I perfected the art of walking downstairs backwards while enjoying a flying visit to catch up with relatives in Birmingham.
I only know one other person who does anything like this and that is my 18-month-old grandson.
His technique is slightly different in that he does it on all fours – until the adults cotton on that he has gone AWOL, and is apprehended quickly.
It’s funny how stairs present different challenges at various stages in our lives.
I was trying to avoid the unwelcome possibility of falling to my death by tripping on my mother-in-law’s shiny new chair lift as I squeezed around it during our stay.
A steep narrow staircase is not a perfect fit for a bulky industrial contraption connected to an umblical cord in the shape of a thick pipe running from top to bottom.
At first it seemed to require a mountaineer’s mindset, Houdini escape skills and a bottle of baby oil to slip past the trickier sections
In the end, going down backwards was the best option.
It meant I could get to the chip shop on the corner quicker.
They were queuing outside and I tagged on the end. I watched in wonderment as huge portions pulsated along this human conveyor belt.
Four sweating stressed-out staff worked flat out. Customers were wobbling out laden with so much fish, chips and kebabs they resembled Deliveroo workers.
I eyed my motley bunch of fellow customers and by the look of them (some resembled the crew of The Black Pearl from Pirates of the Caribbean) I got the distinct impression there would be a riot if a man with a white coat and blood-pressure kit stepped between them and their deep-fried fix.
I ordered large, too, by the way.
In the pub afterwards it was packed. Raucous, good-natured and bursting with laughter which almost drowned out the karaoke. I said almost, sadly. A real community pub.
They all seemed to be heavy smokers and most were knocking back their total monthly drinks “allowance” in one night, by the look of it.
It was Friday, after all. But we went back in on Saturday and the same people were doing it all over again.
We face a barrage of health warnings from our UK government and parliament in Scotland these days, which are often met by a brick wall of anti-nanny-state apathy.
Chair lifts are a vital intervention to save thousands of old and infirm people the humiliation and despair of being trapped for hours on end, and improve their quality of life.
Other health interventions – such as telling us to change our ways or we are doomed – are more contentious.
The medical establishment has been calling for successive governments to abandon soft “nudge” techniques of gentle persuasion that we are eating, drinking and smoking ourselves to death – and warning that the only exercise we get is being carried into a coffin.
But smothering fag packets with images of rotting body parts and using something like the gold standard to set cigarettes prices do not seem to have stubbed out smoking.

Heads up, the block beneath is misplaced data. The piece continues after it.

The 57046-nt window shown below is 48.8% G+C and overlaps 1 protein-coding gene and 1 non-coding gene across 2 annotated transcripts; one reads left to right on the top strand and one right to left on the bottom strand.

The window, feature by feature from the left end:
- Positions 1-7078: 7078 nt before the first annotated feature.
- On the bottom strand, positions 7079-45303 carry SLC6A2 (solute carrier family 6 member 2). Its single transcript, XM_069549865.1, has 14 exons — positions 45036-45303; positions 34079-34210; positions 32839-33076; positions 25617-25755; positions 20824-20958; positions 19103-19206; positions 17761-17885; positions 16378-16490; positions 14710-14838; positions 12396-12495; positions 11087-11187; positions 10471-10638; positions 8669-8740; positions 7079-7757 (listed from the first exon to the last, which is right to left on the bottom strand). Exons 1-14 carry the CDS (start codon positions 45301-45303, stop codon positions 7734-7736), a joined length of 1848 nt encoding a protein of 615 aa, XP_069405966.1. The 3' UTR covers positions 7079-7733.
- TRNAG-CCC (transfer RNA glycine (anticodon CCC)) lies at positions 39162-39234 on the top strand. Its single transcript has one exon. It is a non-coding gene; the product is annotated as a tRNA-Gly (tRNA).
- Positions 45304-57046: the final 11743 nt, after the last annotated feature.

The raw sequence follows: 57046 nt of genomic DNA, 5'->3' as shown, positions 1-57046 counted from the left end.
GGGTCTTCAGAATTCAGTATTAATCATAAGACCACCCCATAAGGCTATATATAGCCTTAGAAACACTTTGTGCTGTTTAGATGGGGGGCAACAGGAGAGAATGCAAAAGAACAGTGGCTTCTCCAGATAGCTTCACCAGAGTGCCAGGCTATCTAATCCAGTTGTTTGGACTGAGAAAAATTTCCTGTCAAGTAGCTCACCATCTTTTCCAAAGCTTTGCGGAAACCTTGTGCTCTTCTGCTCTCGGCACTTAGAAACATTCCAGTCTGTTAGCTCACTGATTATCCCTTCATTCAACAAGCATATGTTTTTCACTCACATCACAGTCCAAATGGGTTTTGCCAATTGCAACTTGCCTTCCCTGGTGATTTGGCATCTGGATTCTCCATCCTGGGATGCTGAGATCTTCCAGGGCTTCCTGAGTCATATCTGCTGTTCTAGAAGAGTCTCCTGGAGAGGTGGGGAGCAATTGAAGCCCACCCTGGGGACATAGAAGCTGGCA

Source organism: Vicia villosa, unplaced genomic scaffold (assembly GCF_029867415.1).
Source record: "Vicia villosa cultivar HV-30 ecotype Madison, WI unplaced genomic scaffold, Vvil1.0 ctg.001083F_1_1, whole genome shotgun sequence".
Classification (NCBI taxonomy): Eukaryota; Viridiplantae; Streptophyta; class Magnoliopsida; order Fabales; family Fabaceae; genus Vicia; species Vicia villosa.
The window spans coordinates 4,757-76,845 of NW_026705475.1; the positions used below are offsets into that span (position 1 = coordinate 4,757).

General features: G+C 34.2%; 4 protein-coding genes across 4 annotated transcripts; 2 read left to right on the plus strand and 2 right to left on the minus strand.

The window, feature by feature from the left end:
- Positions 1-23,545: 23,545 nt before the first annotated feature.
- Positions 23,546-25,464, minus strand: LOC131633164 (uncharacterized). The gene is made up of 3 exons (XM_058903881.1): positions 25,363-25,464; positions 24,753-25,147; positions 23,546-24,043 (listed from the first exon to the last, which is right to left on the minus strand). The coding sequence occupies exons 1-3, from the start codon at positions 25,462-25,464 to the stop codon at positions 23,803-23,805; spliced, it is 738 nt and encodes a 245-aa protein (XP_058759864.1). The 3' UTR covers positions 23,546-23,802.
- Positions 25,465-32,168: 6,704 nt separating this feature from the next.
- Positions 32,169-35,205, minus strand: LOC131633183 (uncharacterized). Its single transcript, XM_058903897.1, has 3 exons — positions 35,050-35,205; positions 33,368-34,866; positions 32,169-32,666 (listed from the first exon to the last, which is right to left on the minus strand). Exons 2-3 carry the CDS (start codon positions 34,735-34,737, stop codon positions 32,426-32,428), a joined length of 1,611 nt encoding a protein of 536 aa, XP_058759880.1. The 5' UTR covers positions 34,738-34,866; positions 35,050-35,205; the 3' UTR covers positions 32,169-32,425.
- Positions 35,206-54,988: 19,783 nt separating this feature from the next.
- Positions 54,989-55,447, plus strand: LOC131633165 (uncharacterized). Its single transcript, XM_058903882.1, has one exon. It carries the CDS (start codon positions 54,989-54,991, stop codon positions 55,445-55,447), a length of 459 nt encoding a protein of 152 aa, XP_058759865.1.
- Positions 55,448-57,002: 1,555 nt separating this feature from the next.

It would be better to force teenagers at school to tour lung-cancer wards to put them off.
Doctors want to modify the traditional carrot-and-stick approach so that it becomes just stick.
I waded through a woolly British Medical Asssociation paper from a few years ago, which demanded zealously that ministers stop the rot by force – and curb individual freedoms of choice.
But the medics didn’t have a clue how to do it, of course – that was the politicians’ job.
The fact is that many of us couldn’t care less about the health warnings and it’s no surprise.
I stopped halfway through my second glass of wine the other night as I watched a news report about alcohol damaging the brain. Were the patients at risk breaching seemingly daft official advice that even a mouthful of wine a day is dangerous? Yes, but they were knocking back eight pints of lager and a bottle of vodka a day. Let’s keep things in perspective, please.
The medical establishment is up against something more powerful: human nature. Temptation and lack of willpower will always withstand the full force of well-meaning state nannyism.
I don’t see how freedom of choice can be state-controlled. We would no longer be free. Such a hardline policy seems vaguely Chinese, but even authoritarian China has the biggest smoking problem in the world.
Broadcaster Michael Buerk said a few days ago that we should let “weak, not sick” obese people get on with eating themselves to death, as they would not be a dementia-induced drain on the NHS in later life.
I suspect a lot of smokers and drinkers would happily count themselves in that camp, too.
But Buerk made another crucial point: “freedom to make bad choices is what personal autonomy and democracy is all about.”
Exasperating for the medical profession, of course – it must feel like walking downstairs backwards.
Perhaps some of us feckless lost causes have stared up the stairway to heaven and decided we don’t want a chair lift.
David Knight is the long-serving former deputy editor of the Press and Journal